First three books of The Tales of Alvin Maker


ORSON SCOTT CARD. Seventh Son. New York: TOR, 1987.
ORSON SCOTT CARD. Red Prophet New York: TOR, 1988.
ORSON SCOTT CARD. Prentice Alvin. New York: TOR, 1989.

The publication of Prentice Alvin brings us to the halfway mark of Orson Scott Card’s projected six-volume series The Tales of Alvin Maker, making a good point to evaluate what he has accomplished so far. I consider this to be a landmark work in contemporary fantasy and in Mormon fiction both; but before I go into detail, let me make a few general comments about fantasy.

As Tolkien took pains to explain in “On Fairy-Stories,” when someone reads a story that takes place in an enchanted world, he or she does not experience a “willing suspension of disbelief” but rather a “secondary belief.” If the author has done well, the reader can accept the world and its laws on his or her own terms, and believe in the story within that framework. This type of literary belief happens to some extent with all fiction, of course, but it is an essential element with fantasy.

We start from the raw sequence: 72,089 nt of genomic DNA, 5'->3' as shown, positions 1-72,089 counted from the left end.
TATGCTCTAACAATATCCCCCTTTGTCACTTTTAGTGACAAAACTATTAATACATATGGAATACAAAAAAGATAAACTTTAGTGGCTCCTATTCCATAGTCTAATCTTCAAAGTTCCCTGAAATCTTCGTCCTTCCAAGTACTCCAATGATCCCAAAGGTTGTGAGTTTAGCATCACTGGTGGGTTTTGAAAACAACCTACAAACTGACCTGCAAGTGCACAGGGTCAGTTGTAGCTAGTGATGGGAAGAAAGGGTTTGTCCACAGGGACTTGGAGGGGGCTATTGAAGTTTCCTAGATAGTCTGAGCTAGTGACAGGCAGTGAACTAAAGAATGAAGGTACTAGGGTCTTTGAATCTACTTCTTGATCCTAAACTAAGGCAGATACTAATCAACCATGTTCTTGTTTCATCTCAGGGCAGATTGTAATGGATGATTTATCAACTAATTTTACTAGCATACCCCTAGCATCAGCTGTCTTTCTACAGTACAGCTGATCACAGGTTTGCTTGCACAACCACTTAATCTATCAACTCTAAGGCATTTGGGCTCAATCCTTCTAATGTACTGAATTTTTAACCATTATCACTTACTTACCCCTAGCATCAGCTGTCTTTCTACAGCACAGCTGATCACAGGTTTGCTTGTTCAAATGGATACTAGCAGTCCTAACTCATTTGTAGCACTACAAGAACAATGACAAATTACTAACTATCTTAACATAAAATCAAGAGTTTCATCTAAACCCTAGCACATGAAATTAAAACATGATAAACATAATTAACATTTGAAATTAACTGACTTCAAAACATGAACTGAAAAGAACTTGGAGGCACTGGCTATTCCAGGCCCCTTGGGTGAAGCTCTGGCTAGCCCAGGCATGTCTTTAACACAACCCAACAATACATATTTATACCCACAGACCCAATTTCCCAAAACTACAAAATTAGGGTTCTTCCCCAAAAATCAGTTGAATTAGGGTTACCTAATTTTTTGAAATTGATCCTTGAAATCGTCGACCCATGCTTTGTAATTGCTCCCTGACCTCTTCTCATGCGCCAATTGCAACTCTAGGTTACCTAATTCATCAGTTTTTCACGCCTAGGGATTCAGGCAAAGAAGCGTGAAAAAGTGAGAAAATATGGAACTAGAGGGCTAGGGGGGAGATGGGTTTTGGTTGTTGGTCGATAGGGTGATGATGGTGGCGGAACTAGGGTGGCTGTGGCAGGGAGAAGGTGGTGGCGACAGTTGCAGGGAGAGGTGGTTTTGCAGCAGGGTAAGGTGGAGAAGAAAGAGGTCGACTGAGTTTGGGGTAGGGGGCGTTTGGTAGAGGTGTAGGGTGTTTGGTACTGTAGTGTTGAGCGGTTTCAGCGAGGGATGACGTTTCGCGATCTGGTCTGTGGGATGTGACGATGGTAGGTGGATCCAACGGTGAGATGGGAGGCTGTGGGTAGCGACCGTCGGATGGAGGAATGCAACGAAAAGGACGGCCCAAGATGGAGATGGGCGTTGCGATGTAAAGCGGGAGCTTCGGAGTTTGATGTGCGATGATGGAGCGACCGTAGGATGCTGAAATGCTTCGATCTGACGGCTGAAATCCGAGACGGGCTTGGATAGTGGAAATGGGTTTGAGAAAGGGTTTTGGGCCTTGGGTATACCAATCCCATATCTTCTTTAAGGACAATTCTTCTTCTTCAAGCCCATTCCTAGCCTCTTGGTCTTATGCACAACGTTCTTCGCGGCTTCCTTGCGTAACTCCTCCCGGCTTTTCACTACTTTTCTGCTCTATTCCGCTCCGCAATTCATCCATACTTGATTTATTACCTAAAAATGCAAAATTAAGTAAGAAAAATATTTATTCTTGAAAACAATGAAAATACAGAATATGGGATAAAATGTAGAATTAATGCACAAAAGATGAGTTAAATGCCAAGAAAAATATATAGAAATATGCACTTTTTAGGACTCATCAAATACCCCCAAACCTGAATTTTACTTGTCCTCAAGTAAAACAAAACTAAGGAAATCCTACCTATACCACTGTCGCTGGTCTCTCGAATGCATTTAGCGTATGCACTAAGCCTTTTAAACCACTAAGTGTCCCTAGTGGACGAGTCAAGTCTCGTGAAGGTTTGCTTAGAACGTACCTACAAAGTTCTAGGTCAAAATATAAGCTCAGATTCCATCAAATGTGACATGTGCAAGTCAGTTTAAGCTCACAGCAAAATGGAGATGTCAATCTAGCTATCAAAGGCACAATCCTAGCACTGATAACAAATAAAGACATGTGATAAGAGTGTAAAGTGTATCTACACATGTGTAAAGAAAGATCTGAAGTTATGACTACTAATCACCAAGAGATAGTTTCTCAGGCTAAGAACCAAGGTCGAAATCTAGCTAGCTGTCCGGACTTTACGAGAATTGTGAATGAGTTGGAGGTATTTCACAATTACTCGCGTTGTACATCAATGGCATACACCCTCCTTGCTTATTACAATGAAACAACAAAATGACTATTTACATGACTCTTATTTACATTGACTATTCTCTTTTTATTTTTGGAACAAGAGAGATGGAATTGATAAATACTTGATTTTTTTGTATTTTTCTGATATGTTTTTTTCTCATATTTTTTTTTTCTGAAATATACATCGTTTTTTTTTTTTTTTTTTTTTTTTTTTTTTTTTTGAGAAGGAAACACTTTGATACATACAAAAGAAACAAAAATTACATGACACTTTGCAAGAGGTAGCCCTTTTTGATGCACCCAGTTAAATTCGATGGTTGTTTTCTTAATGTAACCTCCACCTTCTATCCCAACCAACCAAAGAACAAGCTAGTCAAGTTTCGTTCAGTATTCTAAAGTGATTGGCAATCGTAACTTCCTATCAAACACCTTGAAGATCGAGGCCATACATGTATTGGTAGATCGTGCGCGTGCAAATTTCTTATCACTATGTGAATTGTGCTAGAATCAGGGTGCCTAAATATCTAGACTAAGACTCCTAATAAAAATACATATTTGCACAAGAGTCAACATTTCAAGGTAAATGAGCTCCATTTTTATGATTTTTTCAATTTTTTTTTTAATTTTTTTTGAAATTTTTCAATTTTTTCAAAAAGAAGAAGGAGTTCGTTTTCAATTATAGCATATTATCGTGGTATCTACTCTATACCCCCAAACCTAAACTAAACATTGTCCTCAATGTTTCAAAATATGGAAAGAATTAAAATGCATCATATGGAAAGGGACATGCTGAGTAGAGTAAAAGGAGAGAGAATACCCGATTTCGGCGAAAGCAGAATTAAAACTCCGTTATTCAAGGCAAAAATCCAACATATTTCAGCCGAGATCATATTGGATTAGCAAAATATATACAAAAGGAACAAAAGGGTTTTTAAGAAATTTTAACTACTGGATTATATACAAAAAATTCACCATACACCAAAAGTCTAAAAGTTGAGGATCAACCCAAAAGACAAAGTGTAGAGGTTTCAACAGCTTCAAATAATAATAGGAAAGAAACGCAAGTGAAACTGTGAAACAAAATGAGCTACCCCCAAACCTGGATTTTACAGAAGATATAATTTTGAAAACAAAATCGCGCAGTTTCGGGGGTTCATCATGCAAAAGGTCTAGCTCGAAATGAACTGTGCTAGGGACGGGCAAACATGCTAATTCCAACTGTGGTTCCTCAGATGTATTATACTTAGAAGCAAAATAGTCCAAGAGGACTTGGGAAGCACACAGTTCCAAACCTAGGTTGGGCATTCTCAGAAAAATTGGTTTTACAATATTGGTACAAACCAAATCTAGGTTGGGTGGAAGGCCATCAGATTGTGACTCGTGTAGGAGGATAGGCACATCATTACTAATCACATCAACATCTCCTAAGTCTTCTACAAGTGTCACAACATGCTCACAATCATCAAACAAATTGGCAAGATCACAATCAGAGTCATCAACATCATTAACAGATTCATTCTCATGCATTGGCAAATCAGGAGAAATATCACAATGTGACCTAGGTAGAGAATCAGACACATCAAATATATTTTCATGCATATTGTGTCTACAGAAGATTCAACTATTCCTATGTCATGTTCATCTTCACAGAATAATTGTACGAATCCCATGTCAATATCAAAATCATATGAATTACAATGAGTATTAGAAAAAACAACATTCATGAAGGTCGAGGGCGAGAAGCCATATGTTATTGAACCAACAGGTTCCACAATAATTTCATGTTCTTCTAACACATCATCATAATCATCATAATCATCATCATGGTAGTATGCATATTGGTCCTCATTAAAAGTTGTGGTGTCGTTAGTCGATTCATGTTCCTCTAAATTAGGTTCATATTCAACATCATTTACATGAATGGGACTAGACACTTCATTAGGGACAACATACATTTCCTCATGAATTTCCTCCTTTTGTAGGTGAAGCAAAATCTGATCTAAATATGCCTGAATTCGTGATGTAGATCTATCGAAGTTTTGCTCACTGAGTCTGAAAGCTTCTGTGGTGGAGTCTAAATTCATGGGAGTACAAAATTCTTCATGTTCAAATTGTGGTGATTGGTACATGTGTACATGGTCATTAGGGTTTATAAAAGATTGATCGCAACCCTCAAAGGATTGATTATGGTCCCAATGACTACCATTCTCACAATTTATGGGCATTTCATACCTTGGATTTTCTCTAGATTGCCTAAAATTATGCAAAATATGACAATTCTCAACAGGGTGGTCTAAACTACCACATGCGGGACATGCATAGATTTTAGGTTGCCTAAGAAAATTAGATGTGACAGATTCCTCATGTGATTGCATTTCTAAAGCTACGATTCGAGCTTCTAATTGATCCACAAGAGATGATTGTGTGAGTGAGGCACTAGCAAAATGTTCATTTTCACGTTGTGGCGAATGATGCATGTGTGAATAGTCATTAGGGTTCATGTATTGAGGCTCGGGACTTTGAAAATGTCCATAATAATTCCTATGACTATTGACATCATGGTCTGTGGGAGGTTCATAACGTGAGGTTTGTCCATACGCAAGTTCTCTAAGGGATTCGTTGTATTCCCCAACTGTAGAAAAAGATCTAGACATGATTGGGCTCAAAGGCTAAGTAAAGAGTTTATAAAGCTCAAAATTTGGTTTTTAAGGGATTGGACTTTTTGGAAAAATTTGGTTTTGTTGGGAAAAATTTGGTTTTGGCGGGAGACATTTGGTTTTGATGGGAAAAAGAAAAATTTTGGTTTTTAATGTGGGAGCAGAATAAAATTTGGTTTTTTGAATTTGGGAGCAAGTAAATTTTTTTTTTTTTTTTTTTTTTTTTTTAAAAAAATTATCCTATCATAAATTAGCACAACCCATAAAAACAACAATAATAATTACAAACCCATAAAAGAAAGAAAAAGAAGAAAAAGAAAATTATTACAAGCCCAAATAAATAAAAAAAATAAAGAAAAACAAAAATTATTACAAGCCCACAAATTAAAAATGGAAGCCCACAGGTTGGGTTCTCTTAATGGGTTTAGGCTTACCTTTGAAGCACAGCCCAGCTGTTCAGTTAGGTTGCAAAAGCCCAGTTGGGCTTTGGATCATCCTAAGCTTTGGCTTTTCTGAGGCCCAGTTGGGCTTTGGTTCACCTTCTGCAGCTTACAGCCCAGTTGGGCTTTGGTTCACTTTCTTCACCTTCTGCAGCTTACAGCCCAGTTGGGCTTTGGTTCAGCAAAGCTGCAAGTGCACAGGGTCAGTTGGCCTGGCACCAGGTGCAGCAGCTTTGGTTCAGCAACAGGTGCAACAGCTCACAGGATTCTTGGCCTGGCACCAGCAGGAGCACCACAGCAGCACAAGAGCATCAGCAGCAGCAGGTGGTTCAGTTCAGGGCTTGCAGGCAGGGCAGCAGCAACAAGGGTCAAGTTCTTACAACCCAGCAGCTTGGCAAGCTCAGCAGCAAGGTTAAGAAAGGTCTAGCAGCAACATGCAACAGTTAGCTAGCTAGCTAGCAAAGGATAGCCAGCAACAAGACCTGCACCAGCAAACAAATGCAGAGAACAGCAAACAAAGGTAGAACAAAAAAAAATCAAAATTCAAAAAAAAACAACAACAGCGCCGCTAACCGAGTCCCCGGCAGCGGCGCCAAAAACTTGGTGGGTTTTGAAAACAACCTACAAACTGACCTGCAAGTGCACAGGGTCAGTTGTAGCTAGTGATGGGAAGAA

Share This Article With Someone